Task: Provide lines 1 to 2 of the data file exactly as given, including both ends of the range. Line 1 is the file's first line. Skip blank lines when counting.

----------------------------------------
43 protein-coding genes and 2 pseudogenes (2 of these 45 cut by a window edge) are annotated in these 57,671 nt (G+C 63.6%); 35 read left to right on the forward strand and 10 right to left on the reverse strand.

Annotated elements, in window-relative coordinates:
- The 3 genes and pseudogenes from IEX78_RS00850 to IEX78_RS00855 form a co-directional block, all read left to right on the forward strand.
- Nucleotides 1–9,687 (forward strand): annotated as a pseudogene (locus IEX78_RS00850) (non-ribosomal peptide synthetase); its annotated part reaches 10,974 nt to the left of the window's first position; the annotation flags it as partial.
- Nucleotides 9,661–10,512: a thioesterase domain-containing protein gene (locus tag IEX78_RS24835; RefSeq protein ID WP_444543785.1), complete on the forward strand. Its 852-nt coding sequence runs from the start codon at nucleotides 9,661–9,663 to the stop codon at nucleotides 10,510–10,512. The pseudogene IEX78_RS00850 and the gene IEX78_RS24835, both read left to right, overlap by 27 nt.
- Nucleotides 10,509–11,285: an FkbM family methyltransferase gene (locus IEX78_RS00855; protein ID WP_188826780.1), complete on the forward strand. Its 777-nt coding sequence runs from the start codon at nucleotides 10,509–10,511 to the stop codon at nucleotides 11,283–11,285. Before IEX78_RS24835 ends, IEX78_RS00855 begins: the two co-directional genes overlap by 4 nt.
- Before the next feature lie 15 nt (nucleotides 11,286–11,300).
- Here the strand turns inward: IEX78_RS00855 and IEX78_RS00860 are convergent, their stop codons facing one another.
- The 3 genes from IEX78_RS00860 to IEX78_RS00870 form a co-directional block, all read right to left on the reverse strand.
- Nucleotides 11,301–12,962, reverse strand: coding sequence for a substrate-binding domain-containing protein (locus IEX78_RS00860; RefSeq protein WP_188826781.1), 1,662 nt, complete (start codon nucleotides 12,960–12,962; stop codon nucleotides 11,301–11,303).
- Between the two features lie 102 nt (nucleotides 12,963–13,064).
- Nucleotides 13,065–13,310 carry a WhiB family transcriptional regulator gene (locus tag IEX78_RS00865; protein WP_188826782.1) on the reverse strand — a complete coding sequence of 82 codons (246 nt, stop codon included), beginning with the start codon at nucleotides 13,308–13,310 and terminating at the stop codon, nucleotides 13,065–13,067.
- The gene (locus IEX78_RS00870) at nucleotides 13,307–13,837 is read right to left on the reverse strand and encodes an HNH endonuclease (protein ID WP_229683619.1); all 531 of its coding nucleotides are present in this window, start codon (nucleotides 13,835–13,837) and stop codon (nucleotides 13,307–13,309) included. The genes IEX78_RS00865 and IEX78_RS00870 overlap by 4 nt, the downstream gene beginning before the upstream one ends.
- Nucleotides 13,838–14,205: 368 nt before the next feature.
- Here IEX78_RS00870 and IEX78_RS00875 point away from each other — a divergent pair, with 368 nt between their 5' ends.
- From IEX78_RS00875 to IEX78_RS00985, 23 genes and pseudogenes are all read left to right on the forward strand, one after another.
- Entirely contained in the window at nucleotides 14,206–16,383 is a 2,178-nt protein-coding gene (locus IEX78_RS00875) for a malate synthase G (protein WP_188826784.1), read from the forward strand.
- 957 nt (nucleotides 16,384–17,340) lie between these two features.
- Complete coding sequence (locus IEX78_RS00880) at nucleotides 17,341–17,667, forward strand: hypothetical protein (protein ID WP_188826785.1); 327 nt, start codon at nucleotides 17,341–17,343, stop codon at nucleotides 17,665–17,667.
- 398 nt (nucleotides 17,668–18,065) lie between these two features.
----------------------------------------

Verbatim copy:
43 protein-coding genes and 2 pseudogenes (2 of these 45 cut by a window edge) are annotated in these 57,671 nt (G+C 63.6%); 35 read left to right on the forward strand and 10 right to left on the reverse strand.

Annotated elements, in window-relative coordinates: